“Michael Steinberg traded on information from company insiders at Dell and NVIDIA to reap nearly $2 million in illegal profits,” Manhattan U.S. Attorney Preet Bharara said in a statement emailed to TIME late Friday. “Today he has learned the steep cost of those transactions.”

Steinberg, 42, was found guilty last December of conspiracy to commit securities fraud and four counts of securities fraud for insider trading involving two tech stocks, Dell and NVIDIA, that reaped $1.8 million.

“For most people on the planet, $1.8 million of gain is a lifetime of accumulated wealth,” U.S. District Judge Richard Sullivan said before he sentenced Steinberg to prison, according to Bloomberg. “Maybe in a hedge fund it’s no big deal but it’s a lot of money to most people.”

Prosecutors had urged Judge Sullivan to sentence Steinberg to more than six years in prison.

Steinberg’s prosecution was part of a decade-long federal investigation into SAC Capital. Last year, SAC was charged with securities and wire fraud for a scheme in which the fund engaged in a pattern of “systematic insider trading” that allowed it to reap hundreds of millions of dollars in illegal profits.

In April, a federal judge in New York accepted SAC’s guilty plea and approved a landmark $1.8 billion settlement with the government, effectively concluding a decade-long criminal investigation. SAC agreed to shut down its investment advisory business, but was allowed to continue to do business under a new name as a so-called “family office” managing Cohen’s $9 billion fortune.

Federal authorities have been investigating SAC for a decade — rumors of insider trading have been swirling around the hedge fund for years — and have secured guilty pleas or convictions from eight of its former employees. Cohen, who remains under investigation by the FBI, has never been charged with a crime.

It appears unlikely that Cohen will ever be personally indicted for his role leading a firm that was “riddled with criminal conduct,” according to federal prosecutors. Cohen does face civil charges from the Securities and Exchange Commission alleging that he failed to supervise his employees, and could ultimately be banned from the securities industry for life.

Steinberg has been granted bail, pending an appeal, according to Reuters.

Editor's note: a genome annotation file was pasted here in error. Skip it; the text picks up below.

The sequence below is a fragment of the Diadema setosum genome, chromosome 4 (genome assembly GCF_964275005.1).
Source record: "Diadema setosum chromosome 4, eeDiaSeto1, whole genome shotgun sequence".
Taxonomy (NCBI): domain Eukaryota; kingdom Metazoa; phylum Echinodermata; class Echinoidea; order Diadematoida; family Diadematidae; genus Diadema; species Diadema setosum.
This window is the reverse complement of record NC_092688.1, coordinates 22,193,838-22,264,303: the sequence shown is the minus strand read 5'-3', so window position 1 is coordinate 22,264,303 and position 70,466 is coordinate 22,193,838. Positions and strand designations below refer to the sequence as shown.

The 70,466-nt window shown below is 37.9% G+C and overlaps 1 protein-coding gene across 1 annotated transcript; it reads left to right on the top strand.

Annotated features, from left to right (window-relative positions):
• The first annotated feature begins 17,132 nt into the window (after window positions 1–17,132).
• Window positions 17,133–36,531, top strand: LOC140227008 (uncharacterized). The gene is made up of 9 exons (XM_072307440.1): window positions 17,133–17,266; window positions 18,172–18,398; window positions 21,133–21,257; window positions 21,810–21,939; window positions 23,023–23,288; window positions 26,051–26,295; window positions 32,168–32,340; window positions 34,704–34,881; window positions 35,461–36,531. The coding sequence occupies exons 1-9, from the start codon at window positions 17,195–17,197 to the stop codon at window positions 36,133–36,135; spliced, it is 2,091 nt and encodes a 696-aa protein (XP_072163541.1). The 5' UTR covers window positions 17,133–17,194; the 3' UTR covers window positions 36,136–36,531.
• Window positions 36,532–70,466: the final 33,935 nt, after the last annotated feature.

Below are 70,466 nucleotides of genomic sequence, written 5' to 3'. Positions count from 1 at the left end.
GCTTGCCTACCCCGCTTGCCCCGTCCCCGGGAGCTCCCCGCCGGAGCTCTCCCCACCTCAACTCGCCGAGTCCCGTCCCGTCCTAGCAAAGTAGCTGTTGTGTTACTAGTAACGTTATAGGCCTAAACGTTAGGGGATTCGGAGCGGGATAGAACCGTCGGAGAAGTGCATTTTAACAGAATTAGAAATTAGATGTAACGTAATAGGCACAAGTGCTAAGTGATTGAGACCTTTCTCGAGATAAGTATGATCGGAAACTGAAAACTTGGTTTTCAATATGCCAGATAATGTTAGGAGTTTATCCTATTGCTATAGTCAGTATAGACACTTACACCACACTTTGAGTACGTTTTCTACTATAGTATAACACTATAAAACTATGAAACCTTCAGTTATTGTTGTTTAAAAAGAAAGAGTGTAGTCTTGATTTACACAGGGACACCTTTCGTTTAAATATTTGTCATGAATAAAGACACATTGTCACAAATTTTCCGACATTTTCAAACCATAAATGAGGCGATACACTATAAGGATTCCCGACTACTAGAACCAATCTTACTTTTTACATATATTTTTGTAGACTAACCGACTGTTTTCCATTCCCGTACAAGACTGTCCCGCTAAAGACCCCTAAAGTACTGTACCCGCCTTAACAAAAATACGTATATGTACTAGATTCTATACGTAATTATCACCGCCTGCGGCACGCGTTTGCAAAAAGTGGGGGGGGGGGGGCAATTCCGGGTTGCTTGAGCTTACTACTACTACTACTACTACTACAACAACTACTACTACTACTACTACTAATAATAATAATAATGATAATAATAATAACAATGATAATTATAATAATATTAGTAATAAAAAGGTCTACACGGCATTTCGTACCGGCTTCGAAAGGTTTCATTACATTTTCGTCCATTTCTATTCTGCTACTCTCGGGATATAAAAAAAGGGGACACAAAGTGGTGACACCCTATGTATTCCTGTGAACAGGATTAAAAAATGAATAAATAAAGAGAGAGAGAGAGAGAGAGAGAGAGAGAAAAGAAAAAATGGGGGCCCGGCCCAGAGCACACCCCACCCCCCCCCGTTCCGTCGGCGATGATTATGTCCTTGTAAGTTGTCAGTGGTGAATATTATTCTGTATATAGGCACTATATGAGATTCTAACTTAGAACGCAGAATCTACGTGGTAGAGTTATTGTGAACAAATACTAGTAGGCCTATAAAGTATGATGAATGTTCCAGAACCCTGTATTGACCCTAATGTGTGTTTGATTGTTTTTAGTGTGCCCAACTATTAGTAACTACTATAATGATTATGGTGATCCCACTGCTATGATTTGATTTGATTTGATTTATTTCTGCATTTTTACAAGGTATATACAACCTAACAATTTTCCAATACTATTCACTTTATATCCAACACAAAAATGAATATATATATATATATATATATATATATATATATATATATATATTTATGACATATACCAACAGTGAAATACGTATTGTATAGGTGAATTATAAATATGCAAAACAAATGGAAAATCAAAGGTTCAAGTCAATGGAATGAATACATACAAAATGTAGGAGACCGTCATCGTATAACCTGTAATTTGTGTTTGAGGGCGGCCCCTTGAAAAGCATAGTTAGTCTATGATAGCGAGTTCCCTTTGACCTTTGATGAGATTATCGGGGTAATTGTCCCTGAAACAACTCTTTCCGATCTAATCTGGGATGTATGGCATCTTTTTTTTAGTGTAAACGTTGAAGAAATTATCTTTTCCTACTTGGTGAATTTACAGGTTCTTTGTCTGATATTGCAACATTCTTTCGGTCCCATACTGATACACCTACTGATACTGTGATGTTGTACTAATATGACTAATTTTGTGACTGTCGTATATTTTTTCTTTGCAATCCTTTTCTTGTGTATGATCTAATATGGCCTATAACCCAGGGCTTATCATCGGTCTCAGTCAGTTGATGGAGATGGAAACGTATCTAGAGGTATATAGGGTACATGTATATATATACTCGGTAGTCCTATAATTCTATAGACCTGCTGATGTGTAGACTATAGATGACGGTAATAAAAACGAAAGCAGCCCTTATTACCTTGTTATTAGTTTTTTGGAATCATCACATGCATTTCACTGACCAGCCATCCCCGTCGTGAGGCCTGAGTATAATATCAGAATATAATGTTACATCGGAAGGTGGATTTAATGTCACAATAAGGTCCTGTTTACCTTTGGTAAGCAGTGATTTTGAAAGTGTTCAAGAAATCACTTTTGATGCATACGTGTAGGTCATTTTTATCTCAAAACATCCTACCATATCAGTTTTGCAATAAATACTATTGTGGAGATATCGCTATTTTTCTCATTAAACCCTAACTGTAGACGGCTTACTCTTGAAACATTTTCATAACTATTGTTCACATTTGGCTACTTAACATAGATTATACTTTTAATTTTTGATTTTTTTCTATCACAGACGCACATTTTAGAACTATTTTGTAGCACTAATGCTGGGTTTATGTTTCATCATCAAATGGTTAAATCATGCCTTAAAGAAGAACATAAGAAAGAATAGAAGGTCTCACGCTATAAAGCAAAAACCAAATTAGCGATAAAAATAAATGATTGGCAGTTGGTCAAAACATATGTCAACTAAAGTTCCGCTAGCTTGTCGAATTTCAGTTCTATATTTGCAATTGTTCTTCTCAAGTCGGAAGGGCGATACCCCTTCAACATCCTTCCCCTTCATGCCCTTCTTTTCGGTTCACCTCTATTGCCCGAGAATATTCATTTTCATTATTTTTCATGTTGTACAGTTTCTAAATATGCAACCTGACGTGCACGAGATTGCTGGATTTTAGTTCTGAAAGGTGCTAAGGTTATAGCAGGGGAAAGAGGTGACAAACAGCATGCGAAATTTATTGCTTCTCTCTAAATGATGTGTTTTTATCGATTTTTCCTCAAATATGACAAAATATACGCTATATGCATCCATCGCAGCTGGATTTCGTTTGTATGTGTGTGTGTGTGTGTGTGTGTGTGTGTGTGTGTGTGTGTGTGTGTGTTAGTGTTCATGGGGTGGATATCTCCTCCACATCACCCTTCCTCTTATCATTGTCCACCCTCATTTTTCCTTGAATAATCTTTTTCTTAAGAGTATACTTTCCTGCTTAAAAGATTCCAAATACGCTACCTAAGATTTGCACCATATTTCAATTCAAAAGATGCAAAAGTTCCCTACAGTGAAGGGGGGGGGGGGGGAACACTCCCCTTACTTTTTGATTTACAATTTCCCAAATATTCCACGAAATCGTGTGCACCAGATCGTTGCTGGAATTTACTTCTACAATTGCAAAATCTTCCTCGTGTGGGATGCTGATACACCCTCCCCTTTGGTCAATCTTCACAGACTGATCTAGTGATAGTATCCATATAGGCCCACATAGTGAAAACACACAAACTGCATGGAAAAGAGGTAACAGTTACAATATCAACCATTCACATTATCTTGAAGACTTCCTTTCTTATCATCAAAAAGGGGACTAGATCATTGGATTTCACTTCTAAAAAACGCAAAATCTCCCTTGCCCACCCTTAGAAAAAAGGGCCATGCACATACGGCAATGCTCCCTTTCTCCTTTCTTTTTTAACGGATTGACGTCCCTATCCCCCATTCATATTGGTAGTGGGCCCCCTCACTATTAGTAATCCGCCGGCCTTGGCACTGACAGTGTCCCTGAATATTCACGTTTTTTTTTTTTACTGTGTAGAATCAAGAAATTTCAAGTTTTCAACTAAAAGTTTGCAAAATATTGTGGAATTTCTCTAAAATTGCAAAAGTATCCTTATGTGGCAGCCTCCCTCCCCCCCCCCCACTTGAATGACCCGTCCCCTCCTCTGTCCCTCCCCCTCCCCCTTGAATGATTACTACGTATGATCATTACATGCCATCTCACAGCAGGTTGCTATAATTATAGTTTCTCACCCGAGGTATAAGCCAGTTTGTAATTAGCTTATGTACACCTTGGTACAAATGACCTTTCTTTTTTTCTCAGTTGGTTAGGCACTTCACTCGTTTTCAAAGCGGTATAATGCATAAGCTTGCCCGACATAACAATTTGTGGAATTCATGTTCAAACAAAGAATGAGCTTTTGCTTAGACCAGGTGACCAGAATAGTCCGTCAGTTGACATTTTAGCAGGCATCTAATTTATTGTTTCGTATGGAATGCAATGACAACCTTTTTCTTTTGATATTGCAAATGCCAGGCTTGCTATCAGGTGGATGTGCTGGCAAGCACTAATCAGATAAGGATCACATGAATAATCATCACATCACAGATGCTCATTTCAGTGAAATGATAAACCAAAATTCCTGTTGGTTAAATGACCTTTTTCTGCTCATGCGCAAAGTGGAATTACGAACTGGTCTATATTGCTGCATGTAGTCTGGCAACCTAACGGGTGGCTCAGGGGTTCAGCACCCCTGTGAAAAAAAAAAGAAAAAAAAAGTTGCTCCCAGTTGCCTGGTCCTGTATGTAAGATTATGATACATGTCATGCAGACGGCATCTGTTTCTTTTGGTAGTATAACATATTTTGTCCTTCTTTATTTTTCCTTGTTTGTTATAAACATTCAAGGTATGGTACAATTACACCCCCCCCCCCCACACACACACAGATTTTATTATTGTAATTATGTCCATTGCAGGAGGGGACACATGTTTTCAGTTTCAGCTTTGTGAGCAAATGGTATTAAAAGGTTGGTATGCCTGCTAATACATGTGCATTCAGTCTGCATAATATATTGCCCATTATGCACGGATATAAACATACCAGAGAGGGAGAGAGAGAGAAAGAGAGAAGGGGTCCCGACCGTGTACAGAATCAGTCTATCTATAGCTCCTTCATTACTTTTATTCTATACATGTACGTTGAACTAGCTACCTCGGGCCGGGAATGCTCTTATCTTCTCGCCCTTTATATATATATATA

TIME Net neutrality

8 Things You Should Know About Net Neutrality

Federal Communications Commission Proposes New Open Internet Rules Tom Wheeler
Federal Communications Commission (FCC) Chairman Tom Wheeler listens during a news conference after an open meeting to receive public comment on proposed open Internet notice of proposed rule-making and spectrum auctions on May 15, 2014 at the FCC headquarters in Washington. Alex Wong—Getty Images

As the Open Internet debate intensifies, here's a guide to the FCC, net neutrality, and what's at stake for the future of the Internet

For many years, net neutrality was a relatively obscure policy topic that mostly preoccupied phone and cable companies, D.C. telecom lawyers, Open Internet activists and a handful of tech firms and startups. Compared to major national issues like the economy, national security, healthcare and immigration, net neutrality barely registered a blip on the American consciousness.

Those days are over.

Over the last three weeks, net neutrality has become front page news across the country, after a U.S. plan to update its Internet regulations was leaked to the press. The Internet exploded in commentary, tens of thousands of people called and emailed the FCC, the nation’s largest Internet and broadband companies weighed in, dozens of U.S. lawmakers registered their views, and protestors established an encampment outside the FCC’s D.C. office.

On Thursday, the FCC passed a crucial hurdle advancing the public comment process that will ultimately lead to new net neutrality rules. Four demonstrators had to be dragged away after disrupting the proceedings. Let’s take a take a step back and examine what this whole kerfuffle is about.

1. What is net neutrality?